Moesha definitely made use of Brandy’s celebrity status and featured impressive guest stars from the music industry, such as Snoop Dog, Dr. Dre, Usher, and Quincy Jones. There’s even an episode where Moesha meets Brandy and she plays dual roles.
29 Best: Unhappily Ever After
Unhappily Ever After very much felt like the WB’s attempt to mimic the success of FOX’s blue collar Married With Children. Unhappily Ever After feels like a watered down clone in many ways, but it still finds a unique voice.
The show focuses on a dysfunctional family. Unhappily Ever After filters its perspective through Jack Malloy, the unhappy head of the household who’s depressed, schizophrenic, and whose friend is a stuffed rabbit named Mr. Floppy, who only he can hear talk. Unhappily Ever After is weird in the best kind of way and it managed to grab audience’s attention for 100 episodes.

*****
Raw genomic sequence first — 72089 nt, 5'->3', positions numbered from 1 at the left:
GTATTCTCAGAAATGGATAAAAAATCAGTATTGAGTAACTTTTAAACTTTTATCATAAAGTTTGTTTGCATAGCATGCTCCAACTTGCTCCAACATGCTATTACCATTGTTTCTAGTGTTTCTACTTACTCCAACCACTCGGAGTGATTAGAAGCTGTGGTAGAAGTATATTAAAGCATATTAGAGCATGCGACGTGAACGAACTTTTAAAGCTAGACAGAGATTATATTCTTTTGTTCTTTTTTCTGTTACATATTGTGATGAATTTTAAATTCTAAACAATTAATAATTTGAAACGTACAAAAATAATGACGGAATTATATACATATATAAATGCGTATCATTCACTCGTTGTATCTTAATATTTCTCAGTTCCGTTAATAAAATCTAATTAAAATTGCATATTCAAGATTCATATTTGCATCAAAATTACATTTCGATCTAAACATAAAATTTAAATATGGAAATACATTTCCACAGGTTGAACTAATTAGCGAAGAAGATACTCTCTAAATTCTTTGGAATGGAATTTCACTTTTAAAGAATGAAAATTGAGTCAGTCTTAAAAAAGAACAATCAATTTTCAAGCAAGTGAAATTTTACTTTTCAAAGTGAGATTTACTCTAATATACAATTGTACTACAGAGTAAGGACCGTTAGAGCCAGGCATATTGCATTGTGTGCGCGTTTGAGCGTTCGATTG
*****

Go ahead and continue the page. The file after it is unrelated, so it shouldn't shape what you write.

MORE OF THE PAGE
28 Worst: Me And The Boys
Me and the Boys is a pretty bleak premise for a sitcom, which is perhaps the reason why the comedy only lasted for a brief 19 episodes before its plug was pulled. In the series, Steve Harvey plays a widowed father who makes a living as the manager of a video rental store and he struggles to raise his three sons.
Me and the Boys doesn’t try to be flashy and it banks on authentic stories and real emotion. It’s a very down to Earth concept. However, it didn't get that much notice from viewers. At the least the sitcom helped put Steve Harvey in the spotlight.
27 Best: Clueless
A spin-off of the popular Alicia Silverstone movie from the ‘90s, the Clueless television show finds its niche and plays into it well. Rachel Blanchard makes for an exceptional Cher and her continued adventures as she grows up with a privileged lifestyle in Beverly Hills make for an entertaining series. The show also put Donald Faison's name on the map and the cast found a comfortable chemistry with each other.